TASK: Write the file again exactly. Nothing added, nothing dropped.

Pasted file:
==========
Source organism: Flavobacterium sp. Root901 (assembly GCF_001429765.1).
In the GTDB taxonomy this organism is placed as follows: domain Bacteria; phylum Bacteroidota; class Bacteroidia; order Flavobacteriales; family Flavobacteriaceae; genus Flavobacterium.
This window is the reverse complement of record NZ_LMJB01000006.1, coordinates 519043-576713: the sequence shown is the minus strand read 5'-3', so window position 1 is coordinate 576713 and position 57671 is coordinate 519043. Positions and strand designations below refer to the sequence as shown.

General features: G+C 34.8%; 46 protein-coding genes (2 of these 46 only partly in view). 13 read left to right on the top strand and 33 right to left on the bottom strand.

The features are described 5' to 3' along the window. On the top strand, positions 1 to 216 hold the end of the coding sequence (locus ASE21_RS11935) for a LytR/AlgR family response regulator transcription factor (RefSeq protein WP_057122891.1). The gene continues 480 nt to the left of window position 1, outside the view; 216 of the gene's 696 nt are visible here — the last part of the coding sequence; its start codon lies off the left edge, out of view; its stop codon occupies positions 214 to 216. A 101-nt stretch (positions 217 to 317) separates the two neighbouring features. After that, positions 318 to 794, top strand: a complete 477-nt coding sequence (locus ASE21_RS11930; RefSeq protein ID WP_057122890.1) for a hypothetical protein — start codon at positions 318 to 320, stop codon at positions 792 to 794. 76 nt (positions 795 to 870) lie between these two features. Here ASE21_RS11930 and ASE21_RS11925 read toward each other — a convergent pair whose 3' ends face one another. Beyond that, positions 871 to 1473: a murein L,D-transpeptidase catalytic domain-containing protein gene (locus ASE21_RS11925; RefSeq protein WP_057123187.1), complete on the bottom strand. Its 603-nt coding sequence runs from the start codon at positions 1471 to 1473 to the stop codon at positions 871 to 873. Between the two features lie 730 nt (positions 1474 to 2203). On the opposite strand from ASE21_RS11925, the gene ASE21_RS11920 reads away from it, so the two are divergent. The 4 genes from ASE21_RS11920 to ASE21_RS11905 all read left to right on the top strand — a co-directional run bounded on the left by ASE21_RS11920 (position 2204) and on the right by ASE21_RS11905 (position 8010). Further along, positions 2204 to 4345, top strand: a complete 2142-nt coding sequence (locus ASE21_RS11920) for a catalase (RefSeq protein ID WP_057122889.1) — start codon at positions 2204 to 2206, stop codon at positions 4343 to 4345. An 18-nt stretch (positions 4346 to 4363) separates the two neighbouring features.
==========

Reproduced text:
Source organism: Flavobacterium sp. Root901 (assembly GCF_001429765.1).
In the GTDB taxonomy this organism is placed as follows: domain Bacteria; phylum Bacteroidota; class Bacteroidia; order Flavobacteriales; family Flavobacteriaceae; genus Flavobacterium.
This window is the reverse complement of record NZ_LMJB01000006.1, coordinates 519043-576713: the sequence shown is the minus strand read 5'-3', so window position 1 is coordinate 576713 and position 57671 is coordinate 519043. Positions and strand designations below refer to the sequence as shown.

General features: G+C 34.8%; 46 protein-coding genes (2 of these 46 only partly in view). 13 read left to right on the top strand and 33 right to left on the bottom strand.

The features are described 5' to 3' along the window. On the top strand, positions 1 to 216 hold the end of the coding sequence (locus ASE21_RS11935) for a LytR/AlgR family response regulator transcription factor (RefSeq protein WP_057122891.1). The gene continues 480 nt to the left of window position 1, outside the view; 216 of the gene's 696 nt are visible here — the last part of the coding sequence; its start codon lies off the left edge, out of view; its stop codon occupies positions 214 to 216. A 101-nt stretch (positions 217 to 317) separates the two neighbouring features. After that, positions 318 to 794, top strand: a complete 477-nt coding sequence (locus ASE21_RS11930; RefSeq protein ID WP_057122890.1) for a hypothetical protein — start codon at positions 318 to 320, stop codon at positions 792 to 794. 76 nt (positions 795 to 870) lie between these two features. Here ASE21_RS11930 and ASE21_RS11925 read toward each other — a convergent pair whose 3' ends face one another. Beyond that, positions 871 to 1473: a murein L,D-transpeptidase catalytic domain-containing protein gene (locus ASE21_RS11925; RefSeq protein WP_057123187.1), complete on the bottom strand. Its 603-nt coding sequence runs from the start codon at positions 1471 to 1473 to the stop codon at positions 871 to 873. Between the two features lie 730 nt (positions 1474 to 2203). On the opposite strand from ASE21_RS11925, the gene ASE21_RS11920 reads away from it, so the two are divergent. The 4 genes from ASE21_RS11920 to ASE21_RS11905 all read left to right on the top strand — a co-directional run bounded on the left by ASE21_RS11920 (position 2204) and on the right by ASE21_RS11905 (position 8010). Further along, positions 2204 to 4345, top strand: a complete 2142-nt coding sequence (locus ASE21_RS11920) for a catalase (RefSeq protein ID WP_057122889.1) — start codon at positions 2204 to 2206, stop codon at positions 4343 to 4345. An 18-nt stretch (positions 4346 to 4363) separates the two neighbouring features.